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FC F’C’ Ray #1: Any ray that is parallel to the PA is reflected as if it has passed through F Ray #2: Any ray that appears to have passed through F is reflected parallel to PA Ray #3: Any ray that appears to have passed through C is reflected along the same path Ray #4: Any ray that hits the vertex appears to have been reflected at the same angle

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Equations for curved mirrors Along with ray diagrams, images created by curved mirrors can be determined by using equations These equations are based on the similar triangles that can be traced out in a ray diagram

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F ho C hi do di Similar triangles, therefore: ho = do-f hi f Since: ho = do hi di Rearranging: do = do-f di f = 1 do di f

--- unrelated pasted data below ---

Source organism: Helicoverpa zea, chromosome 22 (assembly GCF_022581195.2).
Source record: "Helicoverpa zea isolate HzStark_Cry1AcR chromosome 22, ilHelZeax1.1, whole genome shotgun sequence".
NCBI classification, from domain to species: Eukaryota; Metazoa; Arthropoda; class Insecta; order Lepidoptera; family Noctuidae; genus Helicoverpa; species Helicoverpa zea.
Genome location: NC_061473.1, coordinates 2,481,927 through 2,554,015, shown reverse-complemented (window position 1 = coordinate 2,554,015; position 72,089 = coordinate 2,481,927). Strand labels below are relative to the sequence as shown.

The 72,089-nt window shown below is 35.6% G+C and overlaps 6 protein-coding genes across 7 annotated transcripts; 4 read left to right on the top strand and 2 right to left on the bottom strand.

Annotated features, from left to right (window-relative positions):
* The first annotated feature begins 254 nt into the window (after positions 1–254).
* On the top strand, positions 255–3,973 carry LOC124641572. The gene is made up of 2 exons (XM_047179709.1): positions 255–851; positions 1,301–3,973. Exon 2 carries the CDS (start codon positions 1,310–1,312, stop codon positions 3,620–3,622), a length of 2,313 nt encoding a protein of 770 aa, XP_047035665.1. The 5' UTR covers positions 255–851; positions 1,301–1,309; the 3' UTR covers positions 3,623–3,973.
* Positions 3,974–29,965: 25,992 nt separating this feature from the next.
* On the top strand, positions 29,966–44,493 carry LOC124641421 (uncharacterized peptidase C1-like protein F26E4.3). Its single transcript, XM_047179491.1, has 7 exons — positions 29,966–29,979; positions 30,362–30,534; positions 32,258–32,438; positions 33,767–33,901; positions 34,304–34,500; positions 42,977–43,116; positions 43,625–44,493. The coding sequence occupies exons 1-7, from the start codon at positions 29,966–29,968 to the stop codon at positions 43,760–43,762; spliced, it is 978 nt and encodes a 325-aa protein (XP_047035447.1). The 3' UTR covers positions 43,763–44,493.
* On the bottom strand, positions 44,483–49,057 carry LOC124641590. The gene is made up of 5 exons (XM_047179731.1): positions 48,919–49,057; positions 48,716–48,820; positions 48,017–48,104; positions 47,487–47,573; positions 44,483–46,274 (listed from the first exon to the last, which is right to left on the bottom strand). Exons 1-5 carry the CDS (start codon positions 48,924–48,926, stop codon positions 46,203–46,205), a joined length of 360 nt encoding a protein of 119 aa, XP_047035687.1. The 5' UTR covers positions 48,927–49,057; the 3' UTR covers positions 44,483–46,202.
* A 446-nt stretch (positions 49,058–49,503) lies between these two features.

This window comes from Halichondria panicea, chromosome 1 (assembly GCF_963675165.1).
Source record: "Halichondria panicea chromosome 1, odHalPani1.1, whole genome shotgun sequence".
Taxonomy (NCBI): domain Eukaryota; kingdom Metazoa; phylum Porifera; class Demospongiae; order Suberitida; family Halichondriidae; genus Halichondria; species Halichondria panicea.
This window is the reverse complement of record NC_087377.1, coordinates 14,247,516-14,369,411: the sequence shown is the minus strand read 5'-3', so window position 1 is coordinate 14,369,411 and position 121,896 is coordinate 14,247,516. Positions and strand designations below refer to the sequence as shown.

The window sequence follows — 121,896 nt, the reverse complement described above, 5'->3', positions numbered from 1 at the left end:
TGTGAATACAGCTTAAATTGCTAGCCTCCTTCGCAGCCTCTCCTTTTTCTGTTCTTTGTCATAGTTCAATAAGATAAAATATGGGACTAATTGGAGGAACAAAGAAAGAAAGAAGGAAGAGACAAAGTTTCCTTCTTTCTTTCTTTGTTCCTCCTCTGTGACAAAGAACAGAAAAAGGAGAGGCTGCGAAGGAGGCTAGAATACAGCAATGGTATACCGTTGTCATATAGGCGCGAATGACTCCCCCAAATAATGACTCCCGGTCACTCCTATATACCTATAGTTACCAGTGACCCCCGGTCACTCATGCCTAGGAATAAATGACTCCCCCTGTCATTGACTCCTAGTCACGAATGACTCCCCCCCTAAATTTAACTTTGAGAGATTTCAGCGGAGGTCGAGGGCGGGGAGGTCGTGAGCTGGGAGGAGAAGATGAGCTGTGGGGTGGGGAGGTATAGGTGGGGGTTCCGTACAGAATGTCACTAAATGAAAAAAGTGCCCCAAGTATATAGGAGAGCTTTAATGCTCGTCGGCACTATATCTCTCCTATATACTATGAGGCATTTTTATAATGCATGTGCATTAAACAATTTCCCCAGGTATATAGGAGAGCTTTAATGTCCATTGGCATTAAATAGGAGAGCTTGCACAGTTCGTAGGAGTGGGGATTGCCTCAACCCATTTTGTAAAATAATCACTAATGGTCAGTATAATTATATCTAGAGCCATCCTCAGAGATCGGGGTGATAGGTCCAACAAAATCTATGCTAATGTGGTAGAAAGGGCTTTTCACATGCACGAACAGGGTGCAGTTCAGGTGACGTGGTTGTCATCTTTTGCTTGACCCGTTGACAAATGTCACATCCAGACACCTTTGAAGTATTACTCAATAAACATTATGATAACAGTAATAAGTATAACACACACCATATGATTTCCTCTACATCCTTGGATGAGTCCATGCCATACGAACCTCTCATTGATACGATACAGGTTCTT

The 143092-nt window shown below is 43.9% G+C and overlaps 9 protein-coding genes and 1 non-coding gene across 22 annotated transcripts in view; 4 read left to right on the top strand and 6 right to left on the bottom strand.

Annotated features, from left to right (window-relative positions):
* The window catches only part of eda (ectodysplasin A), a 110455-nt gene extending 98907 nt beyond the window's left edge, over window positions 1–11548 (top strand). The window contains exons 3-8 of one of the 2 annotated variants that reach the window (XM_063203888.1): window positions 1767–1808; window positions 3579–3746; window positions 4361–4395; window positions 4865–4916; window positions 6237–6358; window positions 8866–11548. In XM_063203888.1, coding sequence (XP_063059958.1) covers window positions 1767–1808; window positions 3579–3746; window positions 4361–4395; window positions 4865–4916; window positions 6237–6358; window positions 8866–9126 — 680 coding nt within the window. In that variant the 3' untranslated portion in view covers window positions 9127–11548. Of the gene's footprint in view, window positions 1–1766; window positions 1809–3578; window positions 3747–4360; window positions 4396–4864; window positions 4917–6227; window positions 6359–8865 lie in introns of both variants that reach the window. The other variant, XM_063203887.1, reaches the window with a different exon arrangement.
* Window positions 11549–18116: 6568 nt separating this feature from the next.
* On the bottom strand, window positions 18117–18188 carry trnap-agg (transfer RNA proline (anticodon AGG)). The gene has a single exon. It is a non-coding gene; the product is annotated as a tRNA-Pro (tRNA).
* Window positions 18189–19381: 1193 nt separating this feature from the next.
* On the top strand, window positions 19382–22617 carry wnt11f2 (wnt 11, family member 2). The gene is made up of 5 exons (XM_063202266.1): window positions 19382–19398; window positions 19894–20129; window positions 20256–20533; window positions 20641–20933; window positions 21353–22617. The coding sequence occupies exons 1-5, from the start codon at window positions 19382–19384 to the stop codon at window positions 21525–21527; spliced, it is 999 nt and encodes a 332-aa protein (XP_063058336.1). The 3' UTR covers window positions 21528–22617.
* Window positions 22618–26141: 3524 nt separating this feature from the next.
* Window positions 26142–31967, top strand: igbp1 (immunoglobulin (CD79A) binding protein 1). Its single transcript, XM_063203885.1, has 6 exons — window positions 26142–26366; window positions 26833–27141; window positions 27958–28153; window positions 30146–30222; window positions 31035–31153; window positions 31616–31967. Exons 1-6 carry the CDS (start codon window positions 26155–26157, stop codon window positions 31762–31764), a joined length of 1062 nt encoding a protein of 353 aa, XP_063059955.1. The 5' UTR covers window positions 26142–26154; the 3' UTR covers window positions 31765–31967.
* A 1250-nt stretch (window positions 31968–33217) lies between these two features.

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Magnification Equation Refer to page 425 in text m=h i = -d i h o d o m=magnificationh i =image heightho= object height d i =image distance to mirrord o = object distance to mirror The image height, h i, is negative if the image is inverted relative to the object

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CONVENTIONS FOR CURVED MIRROR EQUATION If the image is VIRTUAL its di/do is a NEGATIVE number If the image is REAL its di/do is a POSITIVE number If the object/image is ERECT its hi/ho is a POSITIVE number If the object/image is INVERTED its hi/ho is a NEGATIVE number For all divering mirrors, f or focal length, is always a negative number

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MAGNIFICATION EQUATION FOR CURVED MIRRORS Therefore: since the image formed by a converging mirror is inverted, the magnification equation must change since the f, and distances are all positive M = hi = - di ho do Therefore, this equation can also tell you if the image is real, virtual, inverted or erect